Least absolute residuals procedure

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This article Least Absolute Residuals Procedure was adapted from an original article by Richard William Farebrother, which appeared in StatProb: The Encyclopedia Sponsored by Statistics and Probability Societies. The original article ([ StatProb Source], Local Files: pdf | tex) is copyrighted by the author(s), the article has been donated to Encyclopedia of Mathematics, and its further issues are under Creative Commons Attribution Share-Alike License'. All pages from StatProb are contained in the Category StatProb.

2020 Mathematics Subject Classification: Primary: 01A50 [MSN][ZBL]

Summary some fifty years before the least sum of squared residuals fitting procedure was published in 1805, Boscovich (or Bo\v{s}kovi\'{c}) proposed an alternative which minimises the (constrained) sum of the absolute residuals.

For $i=1,2,...,n$, let $\{x_{i1},x_{i2},...,x_{iq},y_{i}\}$ represent the $i$th observation on a set of $q+1$ variables and suppose that we wish to fit a linear model of the form

\begin{equation*} y_i = x_{i1}\beta_1 + x_{i2}\beta_2 +... + x_{iq}\beta_q + \epsilon_i \end{equation*}

to these $n$ observations. Then, for $p > 0$, the $L_p$-norm fitting procedure chooses values for $b_1, b_2,..., b_q$ to minimise the $L_p$-norm of the residuals $[\sum_{i=1}^n |e_i|^p]^{1/p}$ where, for $i = 1, 2,..., n$, the $i$th residual is defined by

\begin{equation*} e_i = y_i - x_{i1}b_1 - x_{i2}b_2 -... - x_{iq}b_q. \end{equation*}

The most familiar $L_p$-norm fitting procedure, known as the least squares procedure, sets $p=2$ and chooses values for $b_1, b_2,..., b_q$ to minimise the sum of the squared residuals $\sum_{i=1}^n e_i^2$.

A second choice, to be discussed in the present article, sets $p=1$ and chooses $b_1, b_2,..., b_q$ to minimise the sum of the absolute residuals $\sum_{i=1}^n |e_i|$

A third choice sets $p=\infty $ and chooses $b_{1},b_{2},...,b_{q}$ to minimise the largest absolute residual $max_{i=1}^{n}|e_{i}|$.

Setting $u_i = e_i$ and $v_i = 0$ if $e_i \geq 0$ and $u_i = 0$ and $v_i = -e_i$ if $e_i < 0$, we find that $e_i = u_i - v_i$ so that the least absolute residuals ($LAR$) fitting problem chooses $b_1, b_2,..., b_q$ to minimise the sum of the absolute residuals

\begin{equation*} \sum_{i=1}^n (u_i + v_i) \end{equation*} subject to \begin{equation*} x_{i1}b_1 + x_{i2}b_2 +... + x_{iq}b_q + U_i - v_i = y_i \quad \text{for}\ i = 1, 2,..., n \end{equation*} \begin{equation*} \text{and}\quad U_i \geq 0, v_i \geq 0\quad \text{for} i = 1, 2,..., n. \end{equation*}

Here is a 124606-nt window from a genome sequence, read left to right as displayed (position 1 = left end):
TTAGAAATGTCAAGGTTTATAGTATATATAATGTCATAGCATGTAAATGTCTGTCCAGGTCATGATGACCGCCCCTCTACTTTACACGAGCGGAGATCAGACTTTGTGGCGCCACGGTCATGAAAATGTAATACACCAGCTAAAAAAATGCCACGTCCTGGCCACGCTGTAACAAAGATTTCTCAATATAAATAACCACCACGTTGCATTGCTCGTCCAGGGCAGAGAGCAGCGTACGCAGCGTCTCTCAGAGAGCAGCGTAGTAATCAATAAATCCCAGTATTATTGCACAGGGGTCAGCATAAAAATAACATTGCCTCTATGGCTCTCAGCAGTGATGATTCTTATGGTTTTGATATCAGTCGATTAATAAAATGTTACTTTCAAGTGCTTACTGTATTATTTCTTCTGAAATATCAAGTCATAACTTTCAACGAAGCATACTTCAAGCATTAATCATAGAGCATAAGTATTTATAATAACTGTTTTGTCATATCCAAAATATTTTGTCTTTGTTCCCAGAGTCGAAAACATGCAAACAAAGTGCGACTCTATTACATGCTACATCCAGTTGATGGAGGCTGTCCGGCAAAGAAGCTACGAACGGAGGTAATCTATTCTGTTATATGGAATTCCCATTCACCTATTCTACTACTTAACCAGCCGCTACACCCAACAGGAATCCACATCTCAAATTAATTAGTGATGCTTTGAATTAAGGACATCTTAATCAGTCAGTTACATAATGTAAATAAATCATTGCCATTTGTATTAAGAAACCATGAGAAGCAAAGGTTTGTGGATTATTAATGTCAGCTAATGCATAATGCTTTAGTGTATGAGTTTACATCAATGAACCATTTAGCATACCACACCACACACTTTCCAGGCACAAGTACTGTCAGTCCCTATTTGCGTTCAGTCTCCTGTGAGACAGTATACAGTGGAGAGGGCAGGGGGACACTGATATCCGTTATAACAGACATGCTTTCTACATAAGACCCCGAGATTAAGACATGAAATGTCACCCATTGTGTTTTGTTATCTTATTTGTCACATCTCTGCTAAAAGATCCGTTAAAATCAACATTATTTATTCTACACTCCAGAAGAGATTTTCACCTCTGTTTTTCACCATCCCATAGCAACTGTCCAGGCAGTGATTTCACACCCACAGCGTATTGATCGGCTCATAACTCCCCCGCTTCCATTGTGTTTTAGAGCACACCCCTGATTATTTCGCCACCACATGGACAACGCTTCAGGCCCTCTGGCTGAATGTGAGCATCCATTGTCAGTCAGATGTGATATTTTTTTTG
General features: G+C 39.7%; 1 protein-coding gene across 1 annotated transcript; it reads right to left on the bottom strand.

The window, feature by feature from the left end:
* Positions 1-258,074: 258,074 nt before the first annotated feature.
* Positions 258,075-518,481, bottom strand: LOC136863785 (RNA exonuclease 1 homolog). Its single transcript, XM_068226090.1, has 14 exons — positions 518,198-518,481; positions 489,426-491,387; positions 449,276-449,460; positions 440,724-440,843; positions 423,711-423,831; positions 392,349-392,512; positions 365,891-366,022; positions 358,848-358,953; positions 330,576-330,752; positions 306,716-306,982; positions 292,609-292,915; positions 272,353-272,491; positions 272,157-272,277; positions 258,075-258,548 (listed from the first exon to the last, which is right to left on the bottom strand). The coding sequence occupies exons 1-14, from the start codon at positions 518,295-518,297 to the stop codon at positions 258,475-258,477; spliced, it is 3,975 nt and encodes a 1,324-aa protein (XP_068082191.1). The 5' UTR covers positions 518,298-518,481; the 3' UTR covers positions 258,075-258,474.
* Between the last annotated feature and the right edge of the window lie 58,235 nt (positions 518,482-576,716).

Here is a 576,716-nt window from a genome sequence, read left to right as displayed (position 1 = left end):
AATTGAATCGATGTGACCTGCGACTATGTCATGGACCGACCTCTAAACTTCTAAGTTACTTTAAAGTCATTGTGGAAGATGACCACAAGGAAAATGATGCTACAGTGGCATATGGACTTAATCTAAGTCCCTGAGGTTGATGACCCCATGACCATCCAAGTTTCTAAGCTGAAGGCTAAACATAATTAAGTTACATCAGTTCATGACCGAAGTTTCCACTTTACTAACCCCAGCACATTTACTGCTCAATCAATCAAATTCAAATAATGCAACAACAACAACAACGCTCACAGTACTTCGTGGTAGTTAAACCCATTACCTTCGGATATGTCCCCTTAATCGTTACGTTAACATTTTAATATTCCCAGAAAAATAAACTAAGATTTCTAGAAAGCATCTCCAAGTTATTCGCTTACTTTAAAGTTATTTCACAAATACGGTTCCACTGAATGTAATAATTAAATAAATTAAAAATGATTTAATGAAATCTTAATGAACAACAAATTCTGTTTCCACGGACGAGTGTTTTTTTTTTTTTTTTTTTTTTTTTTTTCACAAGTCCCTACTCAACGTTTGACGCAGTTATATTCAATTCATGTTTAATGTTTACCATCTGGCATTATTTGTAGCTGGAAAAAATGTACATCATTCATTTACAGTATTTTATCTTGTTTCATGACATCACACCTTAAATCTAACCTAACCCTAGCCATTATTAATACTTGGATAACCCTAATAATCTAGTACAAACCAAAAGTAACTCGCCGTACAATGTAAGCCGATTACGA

The $LAR$ fitting problem thus takes the form of a linear programming problem and is often solved by means of a variant of the dual simplex procedure.

Gauss has noted (when $q \geq 1$) that solutions of this problem are characterised by the presence of a set of $q$ zero residuals. Such solutions are robust to the presence of outlying observations. Indeed, they remain constant under variations in the other $n - q$ observations provided that these variations do not cause any of the residuals to change their signs.

The $LAR$ fitting procedure corresponds to the maximum likelihood estimator when the $\epsilon$-disturbances follow a double exponential (Laplacian) distribution. This estimator is more robust to the presence of outlying observations than is the standard least squares estimator which maximises the likelihood function when the $\epsilon$-disturbances are normal (Gaussian). Nevertheless, the $LAR$ estimator has an asymptotic normal distribution as it is a member of Huber's class of $M$-estimators.

There are many variants of the basic $LAR$ procedure but the one of greatest historical interest is that proposed in 1760 by the Croatian Jesuit scientist Rugjer (or Rudjer) Josip Bo\v{s}kovi\'{c} (1711--1787) (Latin: Rogerius Josephus Boscovich; Italian: Ruggiero Giuseppe Boscovich). In his variant of the standard $LAR$ procedure, there are two explanatory variables of which the first is constant $x_{i1}=1$ and the values of $b_{1}$ and $b_{2}$ are constrained to satisfy the adding-up condition $\sum_{i=1}^{n}(y_{i}-b_{1}-x_{i2}b_{2})=0$ usually associated with the least squares procedure developed by Gauss in 1795 and published by Legendre in 1805. Computer algorithms implementing this variant of the $LAR$ procedure with $q \geq 2$ variables are still to be found in the literature.

For an account of recent developments in this area, see the series of volumes edited by Dodge (1987, 1992, 1997, 2002). For a detailed history of the $LAR$ procedure, analysing the contributions of Bo\v{s}kovi\'{c}, Laplace, Gauss, Edgeworth, Turner, Bowley and Rhodes, see Farebrother (1999). And, for a discussion of the geometrical and mechanical representation of the least squares and $LAR$ fitting procedures, see Farebrother (2002).


[1] Yadolah Dodge (Ed.) (1987), Statistical Data Analysis Based on the $L_{1}$-Norm and Related Methods, North-Holland Publishing Company, Amsterdam, The Netherlands.
[2] Yadolah Dodge (Ed.) (1992), $L_{1}$-Statistical Analysis and Related Methods, North-Holland Publishing Company, Amsterdam, The Netherlands.
[3] Yadolah Dodge (Ed.) (1997), $L_{1}$-Statistical Procedures and Related Topics, Institute of Mathematical Statistics, Hayward, California, USA.
[4] Yadolah Dodge (Ed.) (2002), Statistical Data Analysis based on the $L_1$-Norm and Related Methods, Birkhäuser Publishing, Basel, Switzerland.
[5] Richard William Farebrother (1999), Fitting linear relationships: a history of the calculus of observations 1750--1900, Springer-Verlag, New York, USA.
[5] Richard William Farebrother (2002), Visualizing Statistical Models and Concepts, Marcel Dekker, New York, USA.

Reprinted with permission from Lovric, Miodrag (2011), International Encyclopedia of Statistical Science. Heidelberg: Springer Science +Business Media, LLC.

Richard William Farebrother

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